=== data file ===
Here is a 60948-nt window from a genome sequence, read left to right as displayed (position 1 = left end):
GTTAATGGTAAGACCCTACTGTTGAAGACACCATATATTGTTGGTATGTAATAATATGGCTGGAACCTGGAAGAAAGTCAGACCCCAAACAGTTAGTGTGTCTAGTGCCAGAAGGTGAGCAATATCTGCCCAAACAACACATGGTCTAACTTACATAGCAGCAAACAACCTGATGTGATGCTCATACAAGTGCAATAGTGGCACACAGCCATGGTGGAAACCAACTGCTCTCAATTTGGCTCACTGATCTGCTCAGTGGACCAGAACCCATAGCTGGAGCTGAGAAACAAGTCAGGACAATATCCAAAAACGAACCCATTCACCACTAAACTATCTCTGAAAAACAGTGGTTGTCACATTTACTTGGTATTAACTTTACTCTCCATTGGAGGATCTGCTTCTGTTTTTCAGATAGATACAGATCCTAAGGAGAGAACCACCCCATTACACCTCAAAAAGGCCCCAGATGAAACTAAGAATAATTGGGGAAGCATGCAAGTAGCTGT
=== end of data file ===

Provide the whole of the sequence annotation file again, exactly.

Here is a 60948-nt window from a genome sequence, read left to right as displayed (position 1 = left end):
GTTAATGGTAAGACCCTACTGTTGAAGACACCATATATTGTTGGTATGTAATAATATGGCTGGAACCTGGAAGAAAGTCAGACCCCAAACAGTTAGTGTGTCTAGTGCCAGAAGGTGAGCAATATCTGCCCAAACAACACATGGTCTAACTTACATAGCAGCAAACAACCTGATGTGATGCTCATACAAGTGCAATAGTGGCACACAGCCATGGTGGAAACCAACTGCTCTCAATTTGGCTCACTGATCTGCTCAGTGGACCAGAACCCATAGCTGGAGCTGAGAAACAAGTCAGGACAATATCCAAAAACGAACCCATTCACCACTAAACTATCTCTGAAAAACAGTGGTTGTCACATTTACTTGGTATTAACTTTACTCTCCATTGGAGGATCTGCTTCTGTTTTTCAGATAGATACAGATCCTAAGGAGAGAACCACCCCATTACACCTCAAAAAGGCCCCAGATGAAACTAAGAATAATTGGGGAAGCATGCAAGTAGCTGT